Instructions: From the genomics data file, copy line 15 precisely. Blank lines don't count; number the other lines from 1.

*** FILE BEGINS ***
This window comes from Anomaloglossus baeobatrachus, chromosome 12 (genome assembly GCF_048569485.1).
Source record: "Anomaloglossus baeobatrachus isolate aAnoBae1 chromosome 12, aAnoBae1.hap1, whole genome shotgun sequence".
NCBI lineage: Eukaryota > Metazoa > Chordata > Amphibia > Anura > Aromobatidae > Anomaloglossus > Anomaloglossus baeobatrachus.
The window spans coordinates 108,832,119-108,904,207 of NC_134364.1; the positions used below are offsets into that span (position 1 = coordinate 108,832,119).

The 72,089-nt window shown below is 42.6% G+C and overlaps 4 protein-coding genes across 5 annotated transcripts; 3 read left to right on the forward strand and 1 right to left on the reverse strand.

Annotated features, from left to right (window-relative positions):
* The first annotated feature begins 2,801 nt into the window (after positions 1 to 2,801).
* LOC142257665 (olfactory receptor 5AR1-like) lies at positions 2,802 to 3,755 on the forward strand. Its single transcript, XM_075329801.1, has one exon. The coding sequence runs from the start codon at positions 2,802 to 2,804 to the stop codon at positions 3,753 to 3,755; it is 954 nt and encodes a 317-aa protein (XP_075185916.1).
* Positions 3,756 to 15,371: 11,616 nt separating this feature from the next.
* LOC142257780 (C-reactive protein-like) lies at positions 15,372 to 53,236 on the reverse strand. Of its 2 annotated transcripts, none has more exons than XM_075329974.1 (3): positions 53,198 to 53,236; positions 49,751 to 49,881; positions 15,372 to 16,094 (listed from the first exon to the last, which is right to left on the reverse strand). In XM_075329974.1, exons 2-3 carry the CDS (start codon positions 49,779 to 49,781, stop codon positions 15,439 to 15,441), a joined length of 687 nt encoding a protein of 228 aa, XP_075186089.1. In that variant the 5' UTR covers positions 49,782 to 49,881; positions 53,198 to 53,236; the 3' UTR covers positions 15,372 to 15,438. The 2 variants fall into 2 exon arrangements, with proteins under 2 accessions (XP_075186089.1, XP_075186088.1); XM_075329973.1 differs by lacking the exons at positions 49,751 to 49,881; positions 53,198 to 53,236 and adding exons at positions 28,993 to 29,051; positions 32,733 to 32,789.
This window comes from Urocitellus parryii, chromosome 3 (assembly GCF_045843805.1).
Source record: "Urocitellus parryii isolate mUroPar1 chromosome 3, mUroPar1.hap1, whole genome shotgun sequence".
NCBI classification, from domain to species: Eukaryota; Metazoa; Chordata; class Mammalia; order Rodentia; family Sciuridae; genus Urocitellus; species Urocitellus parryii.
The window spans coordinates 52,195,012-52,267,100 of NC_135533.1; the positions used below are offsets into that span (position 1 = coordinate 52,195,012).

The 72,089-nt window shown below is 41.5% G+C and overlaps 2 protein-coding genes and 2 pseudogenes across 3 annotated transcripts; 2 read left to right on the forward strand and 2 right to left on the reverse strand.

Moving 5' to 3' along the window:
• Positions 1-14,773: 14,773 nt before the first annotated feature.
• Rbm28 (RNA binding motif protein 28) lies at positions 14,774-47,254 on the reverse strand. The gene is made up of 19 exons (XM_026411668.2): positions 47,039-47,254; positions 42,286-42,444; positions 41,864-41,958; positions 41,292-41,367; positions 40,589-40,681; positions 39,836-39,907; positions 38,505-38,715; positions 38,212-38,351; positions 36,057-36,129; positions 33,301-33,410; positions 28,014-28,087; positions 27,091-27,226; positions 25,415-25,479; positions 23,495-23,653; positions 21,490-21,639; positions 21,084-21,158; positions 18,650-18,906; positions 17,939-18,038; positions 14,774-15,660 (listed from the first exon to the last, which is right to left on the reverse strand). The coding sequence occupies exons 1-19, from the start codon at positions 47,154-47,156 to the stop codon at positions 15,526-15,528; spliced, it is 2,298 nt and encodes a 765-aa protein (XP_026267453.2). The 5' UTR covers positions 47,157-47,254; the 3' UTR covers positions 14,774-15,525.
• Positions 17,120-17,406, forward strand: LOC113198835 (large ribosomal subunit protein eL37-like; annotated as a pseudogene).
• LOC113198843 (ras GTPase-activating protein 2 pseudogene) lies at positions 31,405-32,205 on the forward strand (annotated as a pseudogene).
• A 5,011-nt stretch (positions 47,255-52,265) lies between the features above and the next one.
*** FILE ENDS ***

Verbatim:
The 72,089-nt window shown below is 41.5% G+C and overlaps 2 protein-coding genes and 2 pseudogenes across 3 annotated transcripts; 2 read left to right on the forward strand and 2 right to left on the reverse strand.